• Science Plan for Regional Arctic System Modeling

      Roberts, Andrew (2010-11-01)
      Data and PDFs for "A Science Plan for Regional Arctic System Modeling" by Roberts, A. and Coauthors, 2010, IARC Technical Report 10-0001. The data collection includes the full report, a NetCDF file containing information used to illustrate and define the Arctic System in Figure 2, and supplemental PDFs of individual figures produced especially for the report. A URL is also provided that links to workshops where outcomes contributed substantially to this report. The purpose of the science plan is to provide a roadmap for understanding variability, complexity and change in the Arctic and it's adjacent environments, including understanding interconnectivity of the geosphere, biosphere and anthroposphere of the high north.
    • Final Report: International Workshop to Reconcile Methane Budgets in the Northern Permafrost Region

      McGuire, A. David; Kelly, Brendan P.; Guy, Lisa Sheffield; Wiggins, Helen (2017-05-18)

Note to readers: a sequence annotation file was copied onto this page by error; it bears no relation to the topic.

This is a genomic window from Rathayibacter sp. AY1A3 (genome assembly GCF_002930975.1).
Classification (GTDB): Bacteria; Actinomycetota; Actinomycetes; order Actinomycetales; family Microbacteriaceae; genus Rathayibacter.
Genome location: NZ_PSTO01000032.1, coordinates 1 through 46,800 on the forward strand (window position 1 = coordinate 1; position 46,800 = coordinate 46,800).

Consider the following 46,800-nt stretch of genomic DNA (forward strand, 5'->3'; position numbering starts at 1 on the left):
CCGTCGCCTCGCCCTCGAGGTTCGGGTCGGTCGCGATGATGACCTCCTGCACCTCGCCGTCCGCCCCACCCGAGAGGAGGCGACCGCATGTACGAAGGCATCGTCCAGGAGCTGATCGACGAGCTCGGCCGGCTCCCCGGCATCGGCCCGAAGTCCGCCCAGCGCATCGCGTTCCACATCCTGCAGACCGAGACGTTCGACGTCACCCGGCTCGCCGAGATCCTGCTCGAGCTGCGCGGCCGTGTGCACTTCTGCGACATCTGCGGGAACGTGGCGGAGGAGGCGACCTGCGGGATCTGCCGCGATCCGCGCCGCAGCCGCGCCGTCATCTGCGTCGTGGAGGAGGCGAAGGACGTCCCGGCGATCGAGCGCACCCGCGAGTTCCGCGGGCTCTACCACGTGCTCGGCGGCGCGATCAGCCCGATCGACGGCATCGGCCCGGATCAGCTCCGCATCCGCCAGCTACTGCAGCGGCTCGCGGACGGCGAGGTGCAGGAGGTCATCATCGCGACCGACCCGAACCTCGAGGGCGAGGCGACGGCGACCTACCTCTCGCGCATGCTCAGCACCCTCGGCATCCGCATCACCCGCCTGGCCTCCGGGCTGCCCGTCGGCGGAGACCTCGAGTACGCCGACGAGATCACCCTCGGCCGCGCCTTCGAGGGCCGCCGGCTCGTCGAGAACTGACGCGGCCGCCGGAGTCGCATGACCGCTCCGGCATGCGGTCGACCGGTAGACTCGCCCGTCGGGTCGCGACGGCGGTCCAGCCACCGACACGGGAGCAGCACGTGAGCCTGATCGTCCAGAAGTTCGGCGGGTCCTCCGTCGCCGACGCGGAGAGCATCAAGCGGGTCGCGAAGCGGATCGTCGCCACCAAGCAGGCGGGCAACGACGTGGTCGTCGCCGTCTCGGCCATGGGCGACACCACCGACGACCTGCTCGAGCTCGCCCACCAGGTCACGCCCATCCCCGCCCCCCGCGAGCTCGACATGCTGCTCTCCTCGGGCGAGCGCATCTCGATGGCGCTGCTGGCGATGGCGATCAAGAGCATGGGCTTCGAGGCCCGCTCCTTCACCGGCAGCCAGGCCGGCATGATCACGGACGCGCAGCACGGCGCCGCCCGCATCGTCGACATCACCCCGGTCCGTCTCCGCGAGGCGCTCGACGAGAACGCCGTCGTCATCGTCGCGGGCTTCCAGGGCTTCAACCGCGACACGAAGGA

An International Workshop to Reconcile Methane Budgets in the Northern Permafrost Region, organized by the Study of Environmental Arctic Change (SEARCH), was held in Seattle on 7-9 March 2017. The workshop was funded by the National Science Foundation, the National Aeronautics and Space Administration, the U.S. Geological Survey, and the U.S. Arctic Research Commission. The primary goal was to produce a plan for reconciling methane budgets in the northern permafrost region. Forty-two scientists, including representatives of the atmospheric, inland (wetland and lakes), marine (coastal and oceanic), and remote sensing communities studying methane dynamics participated in developing the research plan. Eleven of the participants were early career scientists, and nine of the scientists were from institutions outside the United States. The first day of the workshop included keynote presentations that provided atmospheric, inland, and marine perspectives on developing a plan to reconcile methane budgets. There were also keynote presentations on the role of remote sensing in reconciling methane budgets. The second day of the workshop was devoted to breakout groups that developed plans from disciplinary perspectives, followed by breakouts of mixed disciplinary groups that discussed all three plans. The breakout groups identified key uncertainties and near-term and longer-term priorities for addressing questions about methane dynamics in the northern permafrost region. Participants committed to completing a paper describing a roadmap for the synthesis plan by the end of 2017, and each of the groups developed plans to address, by the end of 2018, near-term priorities to reduce uncertainties in methane budgets. The longer-term priorities include addressing possible sensitivities of methane emissions to climate variability and change in the region and evaluating the degree to which changes in methane dynamics are detectable. To address these longer-term priorities, there is a need to organize extant methane data for the northern permafrost region so that studies using these data can evaluate how enhancements to the methane observation network would improve estimates of methane emissions and the detection of trends. The Permafrost Action Team of SEARCH will develop research summaries and briefs based on the follow-on activities from the workshop.